Some of the same problems have persisted, the CFPB report found. Servicemembers told the bureau, for example, that their loan servicers did not explain the required qualifications to defer their loans and did not give a reason why requests for deferment were denied.

Federal law also allows military borrowers with service-connected disabilities to apply to have their loans discharged under certain conditions, and allows for federal loans to be forgiven upon the death of a borrower. Private lenders are not required to offer either option, however. But many borrowers submitted complaints to the bureau that detail problems with obtaining those benefits. Parents who co-signed loans made to military borrowers have in some cases been left responsible for repaying the loans even if the borrower was killed in action, the report said.

“Borrowers noted that the process of requesting loan forgiveness was not transparent, varied depending on the servicer or the owner of their loan and, when loan forgiveness was denied, that the criteria used for this decision was never disclosed,” the report said. “For families mourning the loss of a child killed in combat, these detours and dead-ends can prolong an already painful process.”

In other cases, even when the discharge was awarded, some servicers applied it in a way that did not correctly reflect the discharge, resulting in damage to the borrowers’ credit scores. In one case the bureau examined, a borrower said his servicer reported to the credit bureaus that his loan had been “assigned to government,” or defaulted, rather than discharged.

“Left uncorrected, such errors can potentially set service-disabled veterans up for financial ruin,” the report said.

Servicemembers have also submitted complaints to the bureau that their servicers make it difficult to make payments on their loans while they’re away from home and require several phone calls, paperwork and other instructions. They said in the report the loan servicers who answered customer service lines were unprofessional and provided conflicting information about payment processing and how to get out of default.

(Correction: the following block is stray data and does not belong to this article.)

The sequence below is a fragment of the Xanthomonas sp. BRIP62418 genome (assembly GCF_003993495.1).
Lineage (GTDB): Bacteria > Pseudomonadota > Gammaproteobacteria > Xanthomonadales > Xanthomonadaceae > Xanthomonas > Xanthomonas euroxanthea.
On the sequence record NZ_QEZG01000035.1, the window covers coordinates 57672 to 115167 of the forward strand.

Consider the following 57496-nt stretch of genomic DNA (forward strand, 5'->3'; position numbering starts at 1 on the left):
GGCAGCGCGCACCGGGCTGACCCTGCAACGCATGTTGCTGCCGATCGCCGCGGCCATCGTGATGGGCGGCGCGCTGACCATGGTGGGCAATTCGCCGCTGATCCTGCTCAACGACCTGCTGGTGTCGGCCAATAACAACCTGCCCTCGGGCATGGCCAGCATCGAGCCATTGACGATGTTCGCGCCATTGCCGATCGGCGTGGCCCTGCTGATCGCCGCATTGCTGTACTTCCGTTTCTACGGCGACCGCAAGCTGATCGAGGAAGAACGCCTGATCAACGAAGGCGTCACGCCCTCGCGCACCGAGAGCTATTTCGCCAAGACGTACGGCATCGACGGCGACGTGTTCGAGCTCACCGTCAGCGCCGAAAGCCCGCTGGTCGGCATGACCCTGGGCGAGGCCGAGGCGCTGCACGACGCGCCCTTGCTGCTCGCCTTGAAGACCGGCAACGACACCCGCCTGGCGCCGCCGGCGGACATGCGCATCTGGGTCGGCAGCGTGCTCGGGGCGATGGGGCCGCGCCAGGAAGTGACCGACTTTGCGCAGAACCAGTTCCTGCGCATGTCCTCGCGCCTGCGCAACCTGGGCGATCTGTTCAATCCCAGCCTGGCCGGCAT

Breakdowns in communication between servicers and borrowers can result in failure to make on-time payments, the report said. Many of the issues servicemembers reported to the bureau also resulted in negative credit reporting, which can affect servicemembers’ ability to maintain certain security clearances, the report said.

“Servicemembers should not have to find themselves distracted from their military assignments by a mishandled payment, an unanswered deferment request, or a botched transfer,” the report said. “Their time should be spent focusing on their mission, with their limited precious free time spent communicating with their families and loved ones, not fixing servicer errors or worrying about the additional repercussions of potential negative credit reporting.”



Publication Date: 7/9/2015